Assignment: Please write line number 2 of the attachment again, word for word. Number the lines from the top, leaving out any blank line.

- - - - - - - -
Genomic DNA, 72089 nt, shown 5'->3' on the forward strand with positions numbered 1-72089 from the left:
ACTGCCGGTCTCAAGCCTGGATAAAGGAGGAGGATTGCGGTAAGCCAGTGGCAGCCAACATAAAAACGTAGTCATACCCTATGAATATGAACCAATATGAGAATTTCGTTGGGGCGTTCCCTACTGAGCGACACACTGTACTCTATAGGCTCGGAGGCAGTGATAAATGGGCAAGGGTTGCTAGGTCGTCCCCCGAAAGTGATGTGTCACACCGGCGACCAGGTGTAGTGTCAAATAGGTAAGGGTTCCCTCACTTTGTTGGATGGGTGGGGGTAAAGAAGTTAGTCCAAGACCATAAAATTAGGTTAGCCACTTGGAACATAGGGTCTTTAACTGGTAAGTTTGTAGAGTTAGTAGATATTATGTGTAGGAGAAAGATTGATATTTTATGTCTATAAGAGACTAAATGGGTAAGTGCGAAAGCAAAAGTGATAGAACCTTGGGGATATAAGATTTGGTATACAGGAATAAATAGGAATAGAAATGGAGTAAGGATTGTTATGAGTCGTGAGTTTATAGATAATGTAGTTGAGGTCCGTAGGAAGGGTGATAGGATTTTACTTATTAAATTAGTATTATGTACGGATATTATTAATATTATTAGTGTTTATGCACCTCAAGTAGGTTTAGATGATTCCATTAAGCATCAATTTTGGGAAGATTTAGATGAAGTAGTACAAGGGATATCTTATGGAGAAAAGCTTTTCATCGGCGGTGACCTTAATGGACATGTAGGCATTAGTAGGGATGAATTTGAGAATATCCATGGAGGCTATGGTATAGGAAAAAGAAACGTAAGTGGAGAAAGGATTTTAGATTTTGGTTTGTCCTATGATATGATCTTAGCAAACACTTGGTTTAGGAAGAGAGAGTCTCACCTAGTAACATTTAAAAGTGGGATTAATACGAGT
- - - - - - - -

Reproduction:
ACTGCCGGTCTCAAGCCTGGATAAAGGAGGAGGATTGCGGTAAGCCAGTGGCAGCCAACATAAAAACGTAGTCATACCCTATGAATATGAACCAATATGAGAATTTCGTTGGGGCGTTCCCTACTGAGCGACACACTGTACTCTATAGGCTCGGAGGCAGTGATAAATGGGCAAGGGTTGCTAGGTCGTCCCCCGAAAGTGATGTGTCACACCGGCGACCAGGTGTAGTGTCAAATAGGTAAGGGTTCCCTCACTTTGTTGGATGGGTGGGGGTAAAGAAGTTAGTCCAAGACCATAAAATTAGGTTAGCCACTTGGAACATAGGGTCTTTAACTGGTAAGTTTGTAGAGTTAGTAGATATTATGTGTAGGAGAAAGATTGATATTTTATGTCTATAAGAGACTAAATGGGTAAGTGCGAAAGCAAAAGTGATAGAACCTTGGGGATATAAGATTTGGTATACAGGAATAAATAGGAATAGAAATGGAGTAAGGATTGTTATGAGTCGTGAGTTTATAGATAATGTAGTTGAGGTCCGTAGGAAGGGTGATAGGATTTTACTTATTAAATTAGTATTATGTACGGATATTATTAATATTATTAGTGTTTATGCACCTCAAGTAGGTTTAGATGATTCCATTAAGCATCAATTTTGGGAAGATTTAGATGAAGTAGTACAAGGGATATCTTATGGAGAAAAGCTTTTCATCGGCGGTGACCTTAATGGACATGTAGGCATTAGTAGGGATGAATTTGAGAATATCCATGGAGGCTATGGTATAGGAAAAAGAAACGTAAGTGGAGAAAGGATTTTAGATTTTGGTTTGTCCTATGATATGATCTTAGCAAACACTTGGTTTAGGAAGAGAGAGTCTCACCTAGTAACATTTAAAAGTGGGATTAATACGAGT